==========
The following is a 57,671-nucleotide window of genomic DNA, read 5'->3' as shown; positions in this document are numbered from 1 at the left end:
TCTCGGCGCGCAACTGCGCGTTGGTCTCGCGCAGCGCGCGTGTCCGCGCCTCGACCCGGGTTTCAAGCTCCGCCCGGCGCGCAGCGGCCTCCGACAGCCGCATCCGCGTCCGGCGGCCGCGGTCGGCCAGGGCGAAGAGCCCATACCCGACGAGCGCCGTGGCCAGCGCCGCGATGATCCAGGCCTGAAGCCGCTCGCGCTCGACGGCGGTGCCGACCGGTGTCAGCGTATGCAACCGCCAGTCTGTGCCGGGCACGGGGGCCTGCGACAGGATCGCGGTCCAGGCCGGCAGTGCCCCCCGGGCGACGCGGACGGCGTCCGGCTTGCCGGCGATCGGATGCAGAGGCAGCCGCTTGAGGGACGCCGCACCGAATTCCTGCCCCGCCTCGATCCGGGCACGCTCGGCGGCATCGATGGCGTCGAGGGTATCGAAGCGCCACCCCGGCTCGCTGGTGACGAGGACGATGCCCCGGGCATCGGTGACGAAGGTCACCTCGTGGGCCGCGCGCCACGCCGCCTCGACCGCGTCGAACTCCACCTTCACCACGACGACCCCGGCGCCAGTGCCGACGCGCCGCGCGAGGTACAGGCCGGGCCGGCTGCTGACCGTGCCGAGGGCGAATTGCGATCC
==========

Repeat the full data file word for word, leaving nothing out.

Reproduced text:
The following is a 57,671-nucleotide window of genomic DNA, read 5'->3' as shown; positions in this document are numbered from 1 at the left end:
TCTCGGCGCGCAACTGCGCGTTGGTCTCGCGCAGCGCGCGTGTCCGCGCCTCGACCCGGGTTTCAAGCTCCGCCCGGCGCGCAGCGGCCTCCGACAGCCGCATCCGCGTCCGGCGGCCGCGGTCGGCCAGGGCGAAGAGCCCATACCCGACGAGCGCCGTGGCCAGCGCCGCGATGATCCAGGCCTGAAGCCGCTCGCGCTCGACGGCGGTGCCGACCGGTGTCAGCGTATGCAACCGCCAGTCTGTGCCGGGCACGGGGGCCTGCGACAGGATCGCGGTCCAGGCCGGCAGTGCCCCCCGGGCGACGCGGACGGCGTCCGGCTTGCCGGCGATCGGATGCAGAGGCAGCCGCTTGAGGGACGCCGCACCGAATTCCTGCCCCGCCTCGATCCGGGCACGCTCGGCGGCATCGATGGCGTCGAGGGTATCGAAGCGCCACCCCGGCTCGCTGGTGACGAGGACGATGCCCCGGGCATCGGTGACGAAGGTCACCTCGTGGGCCGCGCGCCACGCCGCCTCGACCGCGTCGAACTCCACCTTCACCACGACGACCCCGGCGCCAGTGCCGACGCGCCGCGCGAGGTACAGGCCGGGCCGGCTGCTGACCGTGCCGAGGGCGAATTGCGATCC